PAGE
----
"Wokeness is flawed" Show more Show less
While the cause is noble, it suffers from flaws in its approach and structure.
< Previous (4 of 4 Positions)
The binary view of injustice in the woke debate undermines its cause
Wokeness is simply being aware of injustice, but this is where its problem lies. There is no moderation in its ideology. Rather, the more "woke" one is, the better. While awareness in its purest sense is encouraged, there is no overarching idea of how to overcome the issues it highlights.
< Previous (1 of 1 Argument)
The first step in fighting inequality is recognizing it. Unfortunately, "woke culture" doesn't move past that step. While its goals are admirable, there are serious questions about its efficacy in affecting change. At the moment, woke culture has an undue focus on privilege and oppressive structures in society. That is why its critics primarily see it as a very loud practice in virtue signaling. It certainly hopes to create changes that dismantle oppressive structures, but their lack of policy and abundance of criticisms slows progress. In many ways, wokeness does not allow for any effective change due to its absolutist attitude on how to achieve it. Two social justice groups could both want to decrease poverty in urban minority communities, but if one does not fully fit into the progressive narrative, woke culture dismisses it as a right-wing shill. In reality, real change is gained through coalitions of groups with common goals. Woke culture, in its current form, does not allow for any compromise on how to achieve its goals, and that may come at the cost of those they defend. As President Barack Obama suggests, “People who do really good stuff have flaws. People who you are fighting may love their kids, and share certain things with you.” Whether its a restructuring of the movement or completely abandoning it, the left's proponents of wokeness need to adapt to the critiques of their methods. Without changes, perhaps critics are right in the cause's inability to create substantive changes in society.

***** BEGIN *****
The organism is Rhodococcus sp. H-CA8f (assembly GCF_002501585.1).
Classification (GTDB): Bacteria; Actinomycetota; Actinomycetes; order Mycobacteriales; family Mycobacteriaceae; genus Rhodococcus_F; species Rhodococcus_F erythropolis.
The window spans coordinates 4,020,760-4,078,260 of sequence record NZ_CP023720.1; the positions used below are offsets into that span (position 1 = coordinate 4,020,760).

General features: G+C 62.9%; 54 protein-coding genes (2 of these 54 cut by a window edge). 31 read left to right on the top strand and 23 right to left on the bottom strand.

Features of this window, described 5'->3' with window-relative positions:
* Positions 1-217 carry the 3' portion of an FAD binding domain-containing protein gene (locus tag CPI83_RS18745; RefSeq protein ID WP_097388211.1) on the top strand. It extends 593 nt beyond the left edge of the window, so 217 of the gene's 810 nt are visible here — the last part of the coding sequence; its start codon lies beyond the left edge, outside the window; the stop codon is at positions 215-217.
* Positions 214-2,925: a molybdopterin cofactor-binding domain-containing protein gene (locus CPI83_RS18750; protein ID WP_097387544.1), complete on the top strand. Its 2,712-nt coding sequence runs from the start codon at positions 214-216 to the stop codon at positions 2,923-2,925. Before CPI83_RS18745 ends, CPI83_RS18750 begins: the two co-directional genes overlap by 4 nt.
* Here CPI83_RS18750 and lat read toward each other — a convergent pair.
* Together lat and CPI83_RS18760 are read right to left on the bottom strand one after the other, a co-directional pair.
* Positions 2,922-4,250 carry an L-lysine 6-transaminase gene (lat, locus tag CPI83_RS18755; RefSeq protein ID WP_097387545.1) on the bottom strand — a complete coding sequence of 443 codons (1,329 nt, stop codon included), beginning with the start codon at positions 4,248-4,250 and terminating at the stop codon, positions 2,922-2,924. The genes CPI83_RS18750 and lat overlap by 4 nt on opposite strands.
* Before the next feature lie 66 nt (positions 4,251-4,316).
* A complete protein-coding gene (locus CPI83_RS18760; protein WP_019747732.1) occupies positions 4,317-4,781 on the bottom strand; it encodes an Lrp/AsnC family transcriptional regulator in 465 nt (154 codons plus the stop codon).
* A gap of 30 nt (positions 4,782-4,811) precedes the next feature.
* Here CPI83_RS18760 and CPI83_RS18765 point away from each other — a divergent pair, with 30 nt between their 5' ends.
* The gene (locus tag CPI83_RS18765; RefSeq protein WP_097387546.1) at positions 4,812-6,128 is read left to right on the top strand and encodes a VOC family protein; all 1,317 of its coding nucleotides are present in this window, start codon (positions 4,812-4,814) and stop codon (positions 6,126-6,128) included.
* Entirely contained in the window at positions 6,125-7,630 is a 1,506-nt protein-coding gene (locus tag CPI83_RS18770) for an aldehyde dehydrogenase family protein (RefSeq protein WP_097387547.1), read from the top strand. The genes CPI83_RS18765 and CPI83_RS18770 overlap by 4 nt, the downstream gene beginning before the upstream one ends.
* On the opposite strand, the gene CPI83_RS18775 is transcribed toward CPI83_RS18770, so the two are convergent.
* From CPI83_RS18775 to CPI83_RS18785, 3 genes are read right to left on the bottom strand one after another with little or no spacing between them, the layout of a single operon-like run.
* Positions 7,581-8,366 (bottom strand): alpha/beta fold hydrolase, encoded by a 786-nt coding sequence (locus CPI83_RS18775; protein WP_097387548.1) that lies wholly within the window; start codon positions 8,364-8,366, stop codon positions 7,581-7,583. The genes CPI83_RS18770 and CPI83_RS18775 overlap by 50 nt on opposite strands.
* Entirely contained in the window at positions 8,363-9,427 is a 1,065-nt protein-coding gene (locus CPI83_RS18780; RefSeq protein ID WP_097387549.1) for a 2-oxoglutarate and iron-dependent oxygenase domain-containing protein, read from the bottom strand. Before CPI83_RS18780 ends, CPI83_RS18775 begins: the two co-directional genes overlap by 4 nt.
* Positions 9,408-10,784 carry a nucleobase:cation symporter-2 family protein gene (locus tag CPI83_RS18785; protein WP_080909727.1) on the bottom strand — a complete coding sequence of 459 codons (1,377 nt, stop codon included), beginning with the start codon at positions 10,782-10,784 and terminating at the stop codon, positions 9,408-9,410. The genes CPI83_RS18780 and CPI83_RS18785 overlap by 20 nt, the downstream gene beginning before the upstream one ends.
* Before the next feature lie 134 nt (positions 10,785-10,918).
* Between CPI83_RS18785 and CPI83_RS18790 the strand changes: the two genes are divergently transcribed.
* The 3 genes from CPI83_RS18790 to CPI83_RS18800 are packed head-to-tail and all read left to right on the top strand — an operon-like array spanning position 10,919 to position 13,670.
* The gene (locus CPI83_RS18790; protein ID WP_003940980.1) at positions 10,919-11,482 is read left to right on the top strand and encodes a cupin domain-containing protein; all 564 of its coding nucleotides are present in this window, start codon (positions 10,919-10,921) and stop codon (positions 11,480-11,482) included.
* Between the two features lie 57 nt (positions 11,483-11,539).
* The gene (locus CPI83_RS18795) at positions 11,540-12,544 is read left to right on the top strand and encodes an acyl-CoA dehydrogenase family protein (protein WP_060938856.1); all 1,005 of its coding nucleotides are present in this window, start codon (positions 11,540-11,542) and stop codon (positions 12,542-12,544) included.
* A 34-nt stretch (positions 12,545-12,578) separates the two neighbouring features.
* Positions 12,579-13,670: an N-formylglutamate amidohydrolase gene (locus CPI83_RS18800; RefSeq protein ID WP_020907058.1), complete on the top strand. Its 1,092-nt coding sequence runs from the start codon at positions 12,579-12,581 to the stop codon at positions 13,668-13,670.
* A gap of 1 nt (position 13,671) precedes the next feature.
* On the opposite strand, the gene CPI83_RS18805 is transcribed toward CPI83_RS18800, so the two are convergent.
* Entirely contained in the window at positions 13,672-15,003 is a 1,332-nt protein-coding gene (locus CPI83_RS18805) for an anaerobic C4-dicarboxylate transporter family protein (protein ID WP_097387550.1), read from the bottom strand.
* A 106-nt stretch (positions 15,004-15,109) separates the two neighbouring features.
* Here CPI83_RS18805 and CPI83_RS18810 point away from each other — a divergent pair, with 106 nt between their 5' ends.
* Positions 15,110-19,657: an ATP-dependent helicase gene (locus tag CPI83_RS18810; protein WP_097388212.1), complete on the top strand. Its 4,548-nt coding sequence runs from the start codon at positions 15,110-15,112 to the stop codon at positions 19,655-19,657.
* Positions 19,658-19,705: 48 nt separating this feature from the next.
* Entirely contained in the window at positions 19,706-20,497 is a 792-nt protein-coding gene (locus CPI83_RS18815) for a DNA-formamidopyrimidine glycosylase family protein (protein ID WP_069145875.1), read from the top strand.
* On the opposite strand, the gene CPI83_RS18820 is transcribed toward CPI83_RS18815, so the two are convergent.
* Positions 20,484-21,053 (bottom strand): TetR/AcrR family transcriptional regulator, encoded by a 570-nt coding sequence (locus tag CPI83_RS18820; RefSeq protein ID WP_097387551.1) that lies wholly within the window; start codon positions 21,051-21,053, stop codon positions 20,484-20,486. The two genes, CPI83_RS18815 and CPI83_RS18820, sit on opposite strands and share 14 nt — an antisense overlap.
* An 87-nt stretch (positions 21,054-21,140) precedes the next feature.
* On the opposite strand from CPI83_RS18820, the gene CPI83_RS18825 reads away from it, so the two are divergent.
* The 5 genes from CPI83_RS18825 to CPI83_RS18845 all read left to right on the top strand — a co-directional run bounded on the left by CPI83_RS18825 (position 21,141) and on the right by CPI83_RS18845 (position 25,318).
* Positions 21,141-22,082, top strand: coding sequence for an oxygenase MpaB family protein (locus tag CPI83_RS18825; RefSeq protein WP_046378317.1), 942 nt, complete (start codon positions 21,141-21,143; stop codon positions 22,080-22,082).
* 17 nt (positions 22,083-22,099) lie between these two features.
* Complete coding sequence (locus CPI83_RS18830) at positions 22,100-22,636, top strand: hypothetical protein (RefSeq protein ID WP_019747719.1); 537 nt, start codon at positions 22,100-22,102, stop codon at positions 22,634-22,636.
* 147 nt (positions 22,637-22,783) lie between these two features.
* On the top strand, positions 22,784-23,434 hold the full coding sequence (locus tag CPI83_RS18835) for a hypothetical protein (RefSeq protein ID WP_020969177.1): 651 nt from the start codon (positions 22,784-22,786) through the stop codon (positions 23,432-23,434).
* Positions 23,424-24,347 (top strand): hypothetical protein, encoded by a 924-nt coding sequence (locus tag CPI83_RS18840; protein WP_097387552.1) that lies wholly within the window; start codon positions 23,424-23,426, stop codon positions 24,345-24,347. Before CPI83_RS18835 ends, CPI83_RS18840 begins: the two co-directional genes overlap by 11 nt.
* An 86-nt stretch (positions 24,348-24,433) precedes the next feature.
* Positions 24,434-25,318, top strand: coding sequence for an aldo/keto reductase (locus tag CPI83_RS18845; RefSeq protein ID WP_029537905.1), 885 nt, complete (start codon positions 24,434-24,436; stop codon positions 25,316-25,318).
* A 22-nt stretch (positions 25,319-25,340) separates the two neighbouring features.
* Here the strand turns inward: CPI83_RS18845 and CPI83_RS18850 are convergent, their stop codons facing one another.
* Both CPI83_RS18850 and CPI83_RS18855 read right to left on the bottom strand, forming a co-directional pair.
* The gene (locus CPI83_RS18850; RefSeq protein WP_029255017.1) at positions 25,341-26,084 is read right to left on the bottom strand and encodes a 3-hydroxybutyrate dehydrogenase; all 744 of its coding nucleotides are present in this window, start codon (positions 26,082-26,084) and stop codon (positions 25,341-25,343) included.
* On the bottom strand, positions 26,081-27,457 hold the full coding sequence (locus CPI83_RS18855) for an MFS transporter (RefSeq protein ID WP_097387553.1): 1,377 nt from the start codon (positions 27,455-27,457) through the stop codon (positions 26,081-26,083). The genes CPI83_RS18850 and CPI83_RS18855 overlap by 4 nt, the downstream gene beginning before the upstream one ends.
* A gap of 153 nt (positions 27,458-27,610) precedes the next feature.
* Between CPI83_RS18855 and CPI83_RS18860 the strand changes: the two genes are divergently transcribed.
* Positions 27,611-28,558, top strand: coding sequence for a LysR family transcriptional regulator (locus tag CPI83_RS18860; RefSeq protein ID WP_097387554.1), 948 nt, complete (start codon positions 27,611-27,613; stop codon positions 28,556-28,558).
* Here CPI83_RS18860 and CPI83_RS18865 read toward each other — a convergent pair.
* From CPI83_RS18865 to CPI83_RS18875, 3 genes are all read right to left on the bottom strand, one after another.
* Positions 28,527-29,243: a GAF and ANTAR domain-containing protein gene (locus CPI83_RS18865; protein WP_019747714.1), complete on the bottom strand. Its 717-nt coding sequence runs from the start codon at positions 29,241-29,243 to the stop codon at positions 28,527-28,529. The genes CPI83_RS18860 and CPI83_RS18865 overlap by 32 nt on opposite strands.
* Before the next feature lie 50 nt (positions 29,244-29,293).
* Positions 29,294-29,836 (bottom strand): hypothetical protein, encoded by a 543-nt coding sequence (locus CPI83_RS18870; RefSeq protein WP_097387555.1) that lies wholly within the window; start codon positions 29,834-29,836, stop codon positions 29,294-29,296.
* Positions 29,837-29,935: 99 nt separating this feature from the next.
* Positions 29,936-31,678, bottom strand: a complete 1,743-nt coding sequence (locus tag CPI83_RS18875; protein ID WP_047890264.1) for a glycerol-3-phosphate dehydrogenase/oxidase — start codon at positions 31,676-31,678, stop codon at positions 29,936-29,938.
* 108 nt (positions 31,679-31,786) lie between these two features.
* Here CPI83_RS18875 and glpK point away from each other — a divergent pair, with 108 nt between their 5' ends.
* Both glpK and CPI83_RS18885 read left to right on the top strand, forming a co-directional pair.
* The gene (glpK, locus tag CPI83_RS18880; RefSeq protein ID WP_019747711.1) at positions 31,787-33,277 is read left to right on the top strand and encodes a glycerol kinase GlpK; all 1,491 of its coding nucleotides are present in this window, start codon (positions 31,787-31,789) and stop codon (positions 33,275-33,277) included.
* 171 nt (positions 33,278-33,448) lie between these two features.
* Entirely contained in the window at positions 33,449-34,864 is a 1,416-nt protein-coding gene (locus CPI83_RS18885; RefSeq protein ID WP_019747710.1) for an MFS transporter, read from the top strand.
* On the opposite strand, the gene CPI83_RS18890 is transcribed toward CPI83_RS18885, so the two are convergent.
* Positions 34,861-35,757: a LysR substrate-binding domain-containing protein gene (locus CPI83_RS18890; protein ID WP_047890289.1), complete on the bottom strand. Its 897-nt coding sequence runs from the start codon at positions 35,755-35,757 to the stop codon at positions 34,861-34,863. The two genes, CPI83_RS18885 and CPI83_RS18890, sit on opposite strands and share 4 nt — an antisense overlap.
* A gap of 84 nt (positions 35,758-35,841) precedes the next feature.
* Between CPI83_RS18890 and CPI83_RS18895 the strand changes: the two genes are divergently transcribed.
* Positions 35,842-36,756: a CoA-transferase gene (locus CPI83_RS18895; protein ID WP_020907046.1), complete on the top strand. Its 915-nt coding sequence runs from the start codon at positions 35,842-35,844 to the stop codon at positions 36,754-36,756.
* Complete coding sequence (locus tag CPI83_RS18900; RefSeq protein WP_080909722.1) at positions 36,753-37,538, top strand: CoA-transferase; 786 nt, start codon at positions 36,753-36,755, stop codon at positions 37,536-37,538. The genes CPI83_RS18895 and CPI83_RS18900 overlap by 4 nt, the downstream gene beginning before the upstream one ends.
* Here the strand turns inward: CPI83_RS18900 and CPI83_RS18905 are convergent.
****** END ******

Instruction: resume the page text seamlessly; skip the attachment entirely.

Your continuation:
Did Dr. Martin Luther King Jr. carry around a book of laws and reforms he wanted? No. Few of the most successful social and civil rights causes have had a unified or concrete policy agenda. Before the movement gets there, we need to expose and become more aware of all the oppressive systems in society. Through that exposure, we can gain broad support for the dismantling of institutions that perpetuate inequality. Some of those bridges will need to be crossed when we arrive there. Compromise is what has established the status quo. By capitulating the right, liberals in the past have only served to lengthen the oppression of minorities. Through wokeness, and calls for radical change, those compromises and systems will be dismantled in order to form a more just society.
[P1] Woke culture does not have any clear outcomes or policy goals beyond broad platitudes of "equity." [P2] Wokeness is too uncompromising in its worldview. [P3] Changes will likely need to be made to the movement for it to remain a viable path to reform.
Rejecting the premises
[Rejecting P1] Not every social justice cause has a unified approach or clear policy outcomes. It is trying to affect positive change in any way. [Rejecting P2] Compromise has only gotten us so far, and there is still too much inequality in society. We need radical change. [Rejecting P3] Changes will happen dynamically, and the woke movement is already gaining support. It is fine how it is.